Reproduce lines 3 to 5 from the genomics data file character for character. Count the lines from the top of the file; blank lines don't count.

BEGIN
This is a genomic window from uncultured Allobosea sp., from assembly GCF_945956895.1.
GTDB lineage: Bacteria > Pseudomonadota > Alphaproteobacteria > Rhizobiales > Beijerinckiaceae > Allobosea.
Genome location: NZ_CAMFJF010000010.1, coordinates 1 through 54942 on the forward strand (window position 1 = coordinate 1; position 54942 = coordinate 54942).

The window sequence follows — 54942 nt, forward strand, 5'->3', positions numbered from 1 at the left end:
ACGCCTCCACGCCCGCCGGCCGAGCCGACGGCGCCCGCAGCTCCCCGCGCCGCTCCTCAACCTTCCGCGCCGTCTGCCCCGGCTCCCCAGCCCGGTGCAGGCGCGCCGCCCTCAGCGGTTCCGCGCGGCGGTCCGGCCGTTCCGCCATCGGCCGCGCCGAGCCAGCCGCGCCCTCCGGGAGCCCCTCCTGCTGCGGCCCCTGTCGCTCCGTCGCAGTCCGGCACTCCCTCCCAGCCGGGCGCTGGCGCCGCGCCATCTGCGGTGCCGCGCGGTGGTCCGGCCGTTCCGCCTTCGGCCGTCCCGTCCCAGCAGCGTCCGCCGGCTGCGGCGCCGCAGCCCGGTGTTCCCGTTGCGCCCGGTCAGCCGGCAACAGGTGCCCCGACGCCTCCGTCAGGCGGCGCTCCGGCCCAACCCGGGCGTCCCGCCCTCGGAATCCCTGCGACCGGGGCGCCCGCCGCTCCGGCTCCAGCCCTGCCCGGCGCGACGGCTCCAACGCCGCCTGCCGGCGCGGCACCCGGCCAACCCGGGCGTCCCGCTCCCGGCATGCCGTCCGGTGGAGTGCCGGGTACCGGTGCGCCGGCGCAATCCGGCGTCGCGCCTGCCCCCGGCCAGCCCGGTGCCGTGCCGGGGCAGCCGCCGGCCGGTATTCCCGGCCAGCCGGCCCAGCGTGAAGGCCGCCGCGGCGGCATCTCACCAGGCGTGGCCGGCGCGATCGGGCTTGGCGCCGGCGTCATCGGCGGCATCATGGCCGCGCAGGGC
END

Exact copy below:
Genome location: NZ_CAMFJF010000010.1, coordinates 1 through 54942 on the forward strand (window position 1 = coordinate 1; position 54942 = coordinate 54942).

The window sequence follows — 54942 nt, forward strand, 5'->3', positions numbered from 1 at the left end:
ACGCCTCCACGCCCGCCGGCCGAGCCGACGGCGCCCGCAGCTCCCCGCGCCGCTCCTCAACCTTCCGCGCCGTCTGCCCCGGCTCCCCAGCCCGGTGCAGGCGCGCCGCCCTCAGCGGTTCCGCGCGGCGGTCCGGCCGTTCCGCCATCGGCCGCGCCGAGCCAGCCGCGCCCTCCGGGAGCCCCTCCTGCTGCGGCCCCTGTCGCTCCGTCGCAGTCCGGCACTCCCTCCCAGCCGGGCGCTGGCGCCGCGCCATCTGCGGTGCCGCGCGGTGGTCCGGCCGTTCCGCCTTCGGCCGTCCCGTCCCAGCAGCGTCCGCCGGCTGCGGCGCCGCAGCCCGGTGTTCCCGTTGCGCCCGGTCAGCCGGCAACAGGTGCCCCGACGCCTCCGTCAGGCGGCGCTCCGGCCCAACCCGGGCGTCCCGCCCTCGGAATCCCTGCGACCGGGGCGCCCGCCGCTCCGGCTCCAGCCCTGCCCGGCGCGACGGCTCCAACGCCGCCTGCCGGCGCGGCACCCGGCCAACCCGGGCGTCCCGCTCCCGGCATGCCGTCCGGTGGAGTGCCGGGTACCGGTGCGCCGGCGCAATCCGGCGTCGCGCCTGCCCCCGGCCAGCCCGGTGCCGTGCCGGGGCAGCCGCCGGCCGGTATTCCCGGCCAGCCGGCCCAGCGTGAAGGCCGCCGCGGCGGCATCTCACCAGGCGTGGCCGGCGCGATCGGGCTTGGCGCCGGCGTCATCGGCGGCATCATGGCCGCGCAGGGC